French Muslim leader slams refusals to sign charter on republican principles
The head of France’s umbrella Muslim association, the French Council of the Muslim Faith (CFCM), has criticised three Islamic groups for their refusal to sign a charter intended to demonstrate that Islam is in line with the principles and laws of France.
The Committee for Coordination of Turkish Muslims in France (CCMTF), the Milli Gorus Islamic Confederation – both of which cater for Muslims of Turkish origin – as well as the Faith and Practice Movement, announced on Wednesday that they would not sign the republican charter.
CFCM president Mohammed Moussoui lamented their refusal, saying it was “not likely to provide reassurance...on the state of the representative bodies of the Muslim religion”.
The three groups criticised the charter in a communiqué, insisting that “some statements are prejudicial to the honour of Muslims, with an accusatory and marginalising tone”.
Of the nine groups which make up the CFCM, five have already signed the charter.
The refusal of some members to sign highlights the lack of agreement within the CFCM about the position of the faith and its followers in France.
What is the charter for?
The document was agreed on Sunday after weeks of sometimes acrimonious debate between Muslim leaders.
It was drawn up at the urging of President Macron, amid a climate of fear and anger in France at the involvement of a mosque in the campaign which led to the beheading of school teacher Samuel Paty.
The intention was for Muslim leaders to agree a text which would dispel confusion over what Islam permits or prohibits, and assert that the faith is in line with the principles of the French Republic.
The charter is intended to pave the way for the creation by the CFCM of a National Council of Imams to certify which imams are allowed to practise in France.
On Thursday, a government source suggested the refusal to sign exposed the resistance of some groups to French republican values, commenting that “their true faces are being revealed” and that an “important clarification is being made”.
Marine Le Pen of the far right RN party has called for a ban on any groups which refuse to sign.
What does the charter say?
The charter contains ten articles confirming the compatibility of Islam with French law. It rejects “extremist currents” within Islam.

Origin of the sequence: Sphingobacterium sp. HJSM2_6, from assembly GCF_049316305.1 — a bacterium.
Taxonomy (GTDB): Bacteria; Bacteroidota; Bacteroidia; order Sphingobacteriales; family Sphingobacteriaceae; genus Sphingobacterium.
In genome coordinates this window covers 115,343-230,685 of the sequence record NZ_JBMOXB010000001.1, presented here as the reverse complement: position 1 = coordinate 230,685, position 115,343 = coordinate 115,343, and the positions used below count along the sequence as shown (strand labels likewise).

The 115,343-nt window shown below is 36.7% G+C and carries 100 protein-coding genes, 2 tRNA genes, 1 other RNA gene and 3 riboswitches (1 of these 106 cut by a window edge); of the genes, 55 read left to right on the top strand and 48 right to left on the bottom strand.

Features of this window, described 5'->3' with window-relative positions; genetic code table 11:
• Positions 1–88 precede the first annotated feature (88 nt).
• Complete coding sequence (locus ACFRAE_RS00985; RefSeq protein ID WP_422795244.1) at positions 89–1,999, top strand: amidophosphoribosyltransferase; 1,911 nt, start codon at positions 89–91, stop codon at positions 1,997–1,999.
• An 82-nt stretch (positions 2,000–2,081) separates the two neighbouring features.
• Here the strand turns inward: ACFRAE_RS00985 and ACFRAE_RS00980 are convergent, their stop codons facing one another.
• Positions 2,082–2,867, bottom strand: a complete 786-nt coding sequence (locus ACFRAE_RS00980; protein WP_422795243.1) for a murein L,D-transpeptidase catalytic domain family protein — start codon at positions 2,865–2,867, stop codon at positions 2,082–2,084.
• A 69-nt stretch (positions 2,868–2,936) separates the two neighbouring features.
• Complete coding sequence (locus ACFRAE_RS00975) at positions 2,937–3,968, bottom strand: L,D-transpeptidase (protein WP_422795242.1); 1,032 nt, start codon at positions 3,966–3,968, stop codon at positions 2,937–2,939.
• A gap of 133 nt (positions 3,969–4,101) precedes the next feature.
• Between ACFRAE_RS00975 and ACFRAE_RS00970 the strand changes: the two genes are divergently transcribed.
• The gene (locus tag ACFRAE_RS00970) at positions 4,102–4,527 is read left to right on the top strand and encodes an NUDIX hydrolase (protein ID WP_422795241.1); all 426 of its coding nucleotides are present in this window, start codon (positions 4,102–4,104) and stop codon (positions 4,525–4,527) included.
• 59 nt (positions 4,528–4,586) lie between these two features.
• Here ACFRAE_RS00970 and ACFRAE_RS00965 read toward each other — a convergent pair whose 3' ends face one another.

The preamble states that the religious principles of Islam cannot supplant the principles behind France’s constitution and laws.
Apostasy, discrimination, political Islam
In a key development, the text acknowledges the right of a Muslim to change religion or to reject all religion – reportedly a subject of considerable disagreement during attempts to thrash out the document, according to what Le Figaro newspaper describes as unnamed sources.
In a reference to the October murder of Samuel Paty, who used cartoons of the Prophet Mohammed in a lesson about free speech, the charter also acknowledges the “essential role of the teacher in our society” and states that any disagreements with teaching staff should be resolved through dialogue or, as a last resort, in a court of law.
The charter affirms that the equality of women and men is a fundamental principle “also attested in the Coranic text” and asserts that “certain so-called Muslim practices have no basis in Islam".
The document rejects “all discrimination based on religion, sex, sexual orientation, ethnic background, state of health or handicap."
On the question of so-called political Islam or Islamism, the charter commits to the aim of “combating the harnessing of Islam for political ends, to create confrontation and divisions within society”.
The three groups refusing to sign are reported to be particularly concerned about the definition of political Islam.
The declaration states that religious buildings such as mosques will not be used for polemical addresses or for speeches about political conflicts taking place elsewhere in the world.
Foreign financial influence
Many of the federations within the CFCM are linked to the different Muslim communities in France, including Moroccan, Algerian and Turkish traditions. There is concern about the influence of foreign countries which fund mosques in France. The charter states that such buildings should not be used to promote “nationalist narratives” in support of countries hostile to “our country, France”.
Alluding to anti-Muslim acts, the charter asserts that they are “the work of an extremist minority which should be conflated neither with the French state nor the French people”.
“Denunciations of a so-called ‘state racism’, amount to defamation and exacerbate both anti-Muslim hatred and hatred of France,” the text declares.
“We appeal to our members not to distribute books, videos, blogs etc. promoting violence, hatred, terrorism or racism,” the charter adds.
The document is a historic first step towards the creation of a so-called Islam de France – an idea which has already been attempted by numerous French governments.
Such declarations describing the relationship between a religion and French law are not new in French history.
Historians regularly cite Napoleon’s decision to address the relationship between Judaism and France in 1806. The process included a questionnaire put to Jewish faith leaders which became the basis of declarations establishing the compatibility of Judaism with French law.
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